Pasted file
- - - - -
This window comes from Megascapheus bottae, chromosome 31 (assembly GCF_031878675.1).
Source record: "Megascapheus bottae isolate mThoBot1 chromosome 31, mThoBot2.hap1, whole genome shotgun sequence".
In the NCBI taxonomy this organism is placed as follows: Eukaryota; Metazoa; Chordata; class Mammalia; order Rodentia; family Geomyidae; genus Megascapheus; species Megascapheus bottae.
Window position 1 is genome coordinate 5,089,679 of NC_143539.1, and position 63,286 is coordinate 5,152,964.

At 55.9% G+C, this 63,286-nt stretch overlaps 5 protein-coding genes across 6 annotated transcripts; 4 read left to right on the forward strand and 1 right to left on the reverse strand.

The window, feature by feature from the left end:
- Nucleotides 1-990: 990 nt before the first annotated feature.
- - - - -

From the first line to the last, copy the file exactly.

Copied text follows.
This window comes from Megascapheus bottae, chromosome 31 (assembly GCF_031878675.1).
Source record: "Megascapheus bottae isolate mThoBot1 chromosome 31, mThoBot2.hap1, whole genome shotgun sequence".
In the NCBI taxonomy this organism is placed as follows: Eukaryota; Metazoa; Chordata; class Mammalia; order Rodentia; family Geomyidae; genus Megascapheus; species Megascapheus bottae.
Window position 1 is genome coordinate 5,089,679 of NC_143539.1, and position 63,286 is coordinate 5,152,964.

At 55.9% G+C, this 63,286-nt stretch overlaps 5 protein-coding genes across 6 annotated transcripts; 4 read left to right on the forward strand and 1 right to left on the reverse strand.

The window, feature by feature from the left end:
- Nucleotides 1-990: 990 nt before the first annotated feature.